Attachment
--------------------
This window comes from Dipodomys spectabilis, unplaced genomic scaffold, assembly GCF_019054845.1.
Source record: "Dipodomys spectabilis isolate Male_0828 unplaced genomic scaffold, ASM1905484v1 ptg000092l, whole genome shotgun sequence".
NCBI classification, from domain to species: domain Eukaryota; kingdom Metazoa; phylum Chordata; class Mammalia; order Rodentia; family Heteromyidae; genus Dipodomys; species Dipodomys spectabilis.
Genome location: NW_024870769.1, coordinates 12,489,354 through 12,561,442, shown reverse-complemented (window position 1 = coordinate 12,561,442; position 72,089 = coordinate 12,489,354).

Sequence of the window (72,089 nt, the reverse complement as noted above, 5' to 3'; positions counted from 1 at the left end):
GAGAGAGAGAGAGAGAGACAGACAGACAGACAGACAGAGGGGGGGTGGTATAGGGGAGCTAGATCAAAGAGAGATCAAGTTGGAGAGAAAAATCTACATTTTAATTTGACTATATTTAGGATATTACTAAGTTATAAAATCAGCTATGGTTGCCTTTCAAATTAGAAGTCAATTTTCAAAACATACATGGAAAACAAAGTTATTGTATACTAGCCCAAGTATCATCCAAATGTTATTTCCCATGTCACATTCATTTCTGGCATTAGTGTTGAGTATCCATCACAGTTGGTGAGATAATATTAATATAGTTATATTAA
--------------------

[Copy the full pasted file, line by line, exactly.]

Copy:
This window comes from Dipodomys spectabilis, unplaced genomic scaffold, assembly GCF_019054845.1.
Source record: "Dipodomys spectabilis isolate Male_0828 unplaced genomic scaffold, ASM1905484v1 ptg000092l, whole genome shotgun sequence".
NCBI classification, from domain to species: domain Eukaryota; kingdom Metazoa; phylum Chordata; class Mammalia; order Rodentia; family Heteromyidae; genus Dipodomys; species Dipodomys spectabilis.
Genome location: NW_024870769.1, coordinates 12,489,354 through 12,561,442, shown reverse-complemented (window position 1 = coordinate 12,561,442; position 72,089 = coordinate 12,489,354).

Sequence of the window (72,089 nt, the reverse complement as noted above, 5' to 3'; positions counted from 1 at the left end):
GAGAGAGAGAGAGAGAGACAGACAGACAGACAGACAGAGGGGGGGTGGTATAGGGGAGCTAGATCAAAGAGAGATCAAGTTGGAGAGAAAAATCTACATTTTAATTTGACTATATTTAGGATATTACTAAGTTATAAAATCAGCTATGGTTGCCTTTCAAATTAGAAGTCAATTTTCAAAACATACATGGAAAACAAAGTTATTGTATACTAGCCCAAGTATCATCCAAATGTTATTTCCCATGTCACATTCATTTCTGGCATTAGTGTTGAGTATCCATCACAGTTGGTGAGATAATATTAATATAGTTATATTAA